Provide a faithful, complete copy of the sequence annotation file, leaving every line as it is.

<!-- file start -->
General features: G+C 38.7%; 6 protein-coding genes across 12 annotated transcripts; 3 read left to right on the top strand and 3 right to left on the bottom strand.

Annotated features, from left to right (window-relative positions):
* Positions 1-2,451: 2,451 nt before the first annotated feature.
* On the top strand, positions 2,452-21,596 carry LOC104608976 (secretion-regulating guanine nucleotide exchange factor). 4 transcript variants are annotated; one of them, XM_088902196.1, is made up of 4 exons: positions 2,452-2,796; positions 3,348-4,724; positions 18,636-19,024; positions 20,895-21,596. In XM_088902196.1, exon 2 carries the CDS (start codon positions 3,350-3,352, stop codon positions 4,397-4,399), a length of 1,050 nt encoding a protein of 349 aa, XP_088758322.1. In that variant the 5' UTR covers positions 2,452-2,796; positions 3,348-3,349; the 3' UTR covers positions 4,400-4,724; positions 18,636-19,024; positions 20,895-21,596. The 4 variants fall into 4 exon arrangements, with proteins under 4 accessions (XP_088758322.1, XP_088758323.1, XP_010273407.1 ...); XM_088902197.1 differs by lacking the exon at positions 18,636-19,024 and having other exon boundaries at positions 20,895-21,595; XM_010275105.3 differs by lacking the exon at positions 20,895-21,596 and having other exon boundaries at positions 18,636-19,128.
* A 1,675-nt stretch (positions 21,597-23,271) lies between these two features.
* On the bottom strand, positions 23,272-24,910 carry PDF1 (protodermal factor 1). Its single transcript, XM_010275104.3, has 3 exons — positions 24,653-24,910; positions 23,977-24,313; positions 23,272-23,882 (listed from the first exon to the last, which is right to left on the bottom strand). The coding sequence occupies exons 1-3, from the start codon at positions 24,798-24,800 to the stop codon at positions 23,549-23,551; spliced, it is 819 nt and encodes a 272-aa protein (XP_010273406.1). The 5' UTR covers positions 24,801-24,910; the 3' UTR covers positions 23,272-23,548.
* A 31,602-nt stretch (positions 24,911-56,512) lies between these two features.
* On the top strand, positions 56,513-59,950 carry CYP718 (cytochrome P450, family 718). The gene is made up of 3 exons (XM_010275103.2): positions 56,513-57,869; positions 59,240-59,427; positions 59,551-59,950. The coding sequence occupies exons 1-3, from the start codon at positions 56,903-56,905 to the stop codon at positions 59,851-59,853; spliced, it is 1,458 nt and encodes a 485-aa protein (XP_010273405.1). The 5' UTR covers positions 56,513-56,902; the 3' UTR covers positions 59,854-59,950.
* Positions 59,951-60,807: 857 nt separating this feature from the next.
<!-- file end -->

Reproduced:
General features: G+C 38.7%; 6 protein-coding genes across 12 annotated transcripts; 3 read left to right on the top strand and 3 right to left on the bottom strand.

Annotated features, from left to right (window-relative positions):
* Positions 1-2,451: 2,451 nt before the first annotated feature.
* On the top strand, positions 2,452-21,596 carry LOC104608976 (secretion-regulating guanine nucleotide exchange factor). 4 transcript variants are annotated; one of them, XM_088902196.1, is made up of 4 exons: positions 2,452-2,796; positions 3,348-4,724; positions 18,636-19,024; positions 20,895-21,596. In XM_088902196.1, exon 2 carries the CDS (start codon positions 3,350-3,352, stop codon positions 4,397-4,399), a length of 1,050 nt encoding a protein of 349 aa, XP_088758322.1. In that variant the 5' UTR covers positions 2,452-2,796; positions 3,348-3,349; the 3' UTR covers positions 4,400-4,724; positions 18,636-19,024; positions 20,895-21,596. The 4 variants fall into 4 exon arrangements, with proteins under 4 accessions (XP_088758322.1, XP_088758323.1, XP_010273407.1 ...); XM_088902197.1 differs by lacking the exon at positions 18,636-19,024 and having other exon boundaries at positions 20,895-21,595; XM_010275105.3 differs by lacking the exon at positions 20,895-21,596 and having other exon boundaries at positions 18,636-19,128.
* A 1,675-nt stretch (positions 21,597-23,271) lies between these two features.
* On the bottom strand, positions 23,272-24,910 carry PDF1 (protodermal factor 1). Its single transcript, XM_010275104.3, has 3 exons — positions 24,653-24,910; positions 23,977-24,313; positions 23,272-23,882 (listed from the first exon to the last, which is right to left on the bottom strand). The coding sequence occupies exons 1-3, from the start codon at positions 24,798-24,800 to the stop codon at positions 23,549-23,551; spliced, it is 819 nt and encodes a 272-aa protein (XP_010273406.1). The 5' UTR covers positions 24,801-24,910; the 3' UTR covers positions 23,272-23,548.
* A 31,602-nt stretch (positions 24,911-56,512) lies between these two features.
* On the top strand, positions 56,513-59,950 carry CYP718 (cytochrome P450, family 718). The gene is made up of 3 exons (XM_010275103.2): positions 56,513-57,869; positions 59,240-59,427; positions 59,551-59,950. The coding sequence occupies exons 1-3, from the start codon at positions 56,903-56,905 to the stop codon at positions 59,851-59,853; spliced, it is 1,458 nt and encodes a 485-aa protein (XP_010273405.1). The 5' UTR covers positions 56,513-56,902; the 3' UTR covers positions 59,854-59,950.
* Positions 59,951-60,807: 857 nt separating this feature from the next.